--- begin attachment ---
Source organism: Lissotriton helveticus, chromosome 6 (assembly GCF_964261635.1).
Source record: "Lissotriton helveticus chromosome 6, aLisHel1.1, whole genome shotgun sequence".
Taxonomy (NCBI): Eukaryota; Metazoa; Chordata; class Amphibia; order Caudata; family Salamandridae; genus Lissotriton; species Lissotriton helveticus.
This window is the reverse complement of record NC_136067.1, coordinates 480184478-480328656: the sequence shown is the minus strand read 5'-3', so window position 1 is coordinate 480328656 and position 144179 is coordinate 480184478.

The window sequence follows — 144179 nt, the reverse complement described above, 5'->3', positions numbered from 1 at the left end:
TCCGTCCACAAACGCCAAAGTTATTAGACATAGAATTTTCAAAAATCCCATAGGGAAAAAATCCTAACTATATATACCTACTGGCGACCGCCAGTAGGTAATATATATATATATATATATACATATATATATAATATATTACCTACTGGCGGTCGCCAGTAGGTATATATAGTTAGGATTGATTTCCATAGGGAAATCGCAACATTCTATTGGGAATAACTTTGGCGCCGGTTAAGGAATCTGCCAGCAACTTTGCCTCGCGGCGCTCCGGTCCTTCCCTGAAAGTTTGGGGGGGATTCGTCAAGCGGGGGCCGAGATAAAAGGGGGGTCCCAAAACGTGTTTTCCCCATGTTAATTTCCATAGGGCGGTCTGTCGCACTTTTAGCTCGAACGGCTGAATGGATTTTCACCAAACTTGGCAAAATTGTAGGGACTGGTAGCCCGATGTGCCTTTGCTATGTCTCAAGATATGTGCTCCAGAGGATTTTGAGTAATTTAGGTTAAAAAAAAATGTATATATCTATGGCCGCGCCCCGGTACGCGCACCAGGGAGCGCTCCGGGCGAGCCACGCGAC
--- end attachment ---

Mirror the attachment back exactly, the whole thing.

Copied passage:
Source organism: Lissotriton helveticus, chromosome 6 (assembly GCF_964261635.1).
Source record: "Lissotriton helveticus chromosome 6, aLisHel1.1, whole genome shotgun sequence".
Taxonomy (NCBI): Eukaryota; Metazoa; Chordata; class Amphibia; order Caudata; family Salamandridae; genus Lissotriton; species Lissotriton helveticus.
This window is the reverse complement of record NC_136067.1, coordinates 480184478-480328656: the sequence shown is the minus strand read 5'-3', so window position 1 is coordinate 480328656 and position 144179 is coordinate 480184478.

The window sequence follows — 144179 nt, the reverse complement described above, 5'->3', positions numbered from 1 at the left end:
TCCGTCCACAAACGCCAAAGTTATTAGACATAGAATTTTCAAAAATCCCATAGGGAAAAAATCCTAACTATATATACCTACTGGCGACCGCCAGTAGGTAATATATATATATATATATATACATATATATATAATATATTACCTACTGGCGGTCGCCAGTAGGTATATATAGTTAGGATTGATTTCCATAGGGAAATCGCAACATTCTATTGGGAATAACTTTGGCGCCGGTTAAGGAATCTGCCAGCAACTTTGCCTCGCGGCGCTCCGGTCCTTCCCTGAAAGTTTGGGGGGGATTCGTCAAGCGGGGGCCGAGATAAAAGGGGGGTCCCAAAACGTGTTTTCCCCATGTTAATTTCCATAGGGCGGTCTGTCGCACTTTTAGCTCGAACGGCTGAATGGATTTTCACCAAACTTGGCAAAATTGTAGGGACTGGTAGCCCGATGTGCCTTTGCTATGTCTCAAGATATGTGCTCCAGAGGATTTTGAGTAATTTAGGTTAAAAAAAAATGTATATATCTATGGCCGCGCCCCGGTACGCGCACCAGGGAGCGCTCCGGGCGAGCCACGCGAC